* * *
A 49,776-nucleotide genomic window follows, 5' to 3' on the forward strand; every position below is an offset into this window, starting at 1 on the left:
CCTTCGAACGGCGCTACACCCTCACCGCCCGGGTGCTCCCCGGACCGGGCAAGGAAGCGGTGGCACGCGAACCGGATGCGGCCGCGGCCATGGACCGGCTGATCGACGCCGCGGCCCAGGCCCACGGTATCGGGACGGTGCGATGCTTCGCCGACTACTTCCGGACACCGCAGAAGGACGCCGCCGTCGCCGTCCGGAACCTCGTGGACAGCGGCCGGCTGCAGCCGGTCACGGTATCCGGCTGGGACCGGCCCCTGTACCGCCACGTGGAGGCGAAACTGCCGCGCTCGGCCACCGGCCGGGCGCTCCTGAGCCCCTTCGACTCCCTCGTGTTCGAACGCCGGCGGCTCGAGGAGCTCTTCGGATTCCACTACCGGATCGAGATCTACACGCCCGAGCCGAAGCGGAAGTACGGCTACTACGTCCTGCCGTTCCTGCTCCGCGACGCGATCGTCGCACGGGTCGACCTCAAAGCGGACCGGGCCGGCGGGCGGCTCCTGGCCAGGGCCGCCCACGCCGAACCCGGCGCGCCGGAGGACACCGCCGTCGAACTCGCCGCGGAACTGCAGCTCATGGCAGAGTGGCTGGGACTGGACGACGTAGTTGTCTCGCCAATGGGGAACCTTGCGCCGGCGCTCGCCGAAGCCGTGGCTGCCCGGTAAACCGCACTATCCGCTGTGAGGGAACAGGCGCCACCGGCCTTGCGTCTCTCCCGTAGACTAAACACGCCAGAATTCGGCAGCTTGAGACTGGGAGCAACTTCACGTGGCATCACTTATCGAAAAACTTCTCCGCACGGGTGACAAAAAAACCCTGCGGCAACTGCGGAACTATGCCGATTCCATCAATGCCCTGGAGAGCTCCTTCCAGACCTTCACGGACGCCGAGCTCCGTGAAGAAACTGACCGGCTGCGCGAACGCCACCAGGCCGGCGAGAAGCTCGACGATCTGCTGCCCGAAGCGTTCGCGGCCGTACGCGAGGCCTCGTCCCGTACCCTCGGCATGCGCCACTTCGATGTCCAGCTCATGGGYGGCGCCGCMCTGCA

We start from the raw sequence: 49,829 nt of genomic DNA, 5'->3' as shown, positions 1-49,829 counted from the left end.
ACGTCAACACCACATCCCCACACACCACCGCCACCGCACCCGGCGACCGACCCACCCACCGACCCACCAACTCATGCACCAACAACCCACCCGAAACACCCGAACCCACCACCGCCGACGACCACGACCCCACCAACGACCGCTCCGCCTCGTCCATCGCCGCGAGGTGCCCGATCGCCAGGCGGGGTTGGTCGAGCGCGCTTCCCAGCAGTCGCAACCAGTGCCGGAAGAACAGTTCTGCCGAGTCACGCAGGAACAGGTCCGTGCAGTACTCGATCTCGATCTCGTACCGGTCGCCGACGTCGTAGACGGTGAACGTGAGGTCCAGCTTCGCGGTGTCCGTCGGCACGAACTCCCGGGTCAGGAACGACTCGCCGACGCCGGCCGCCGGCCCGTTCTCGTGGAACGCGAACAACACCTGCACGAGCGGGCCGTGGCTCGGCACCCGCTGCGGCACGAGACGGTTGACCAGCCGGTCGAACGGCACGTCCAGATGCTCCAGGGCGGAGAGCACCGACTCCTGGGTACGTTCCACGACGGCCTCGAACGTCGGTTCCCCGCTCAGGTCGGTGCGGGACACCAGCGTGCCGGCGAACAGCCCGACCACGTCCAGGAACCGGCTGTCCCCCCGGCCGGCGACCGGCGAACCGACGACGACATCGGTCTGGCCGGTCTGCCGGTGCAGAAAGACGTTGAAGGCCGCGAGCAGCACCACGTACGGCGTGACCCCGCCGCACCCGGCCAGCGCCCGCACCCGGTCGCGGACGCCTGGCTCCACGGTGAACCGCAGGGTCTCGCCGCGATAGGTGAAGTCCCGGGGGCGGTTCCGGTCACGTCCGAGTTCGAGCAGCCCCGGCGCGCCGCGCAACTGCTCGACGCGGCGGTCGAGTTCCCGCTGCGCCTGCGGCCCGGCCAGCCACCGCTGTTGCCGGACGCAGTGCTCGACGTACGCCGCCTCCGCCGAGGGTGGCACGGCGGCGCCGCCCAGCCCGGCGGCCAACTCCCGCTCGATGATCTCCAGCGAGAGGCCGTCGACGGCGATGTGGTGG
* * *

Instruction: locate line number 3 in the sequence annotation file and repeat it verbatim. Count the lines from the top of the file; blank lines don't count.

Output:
We start from the raw sequence: 49,829 nt of genomic DNA, 5'->3' as shown, positions 1-49,829 counted from the left end.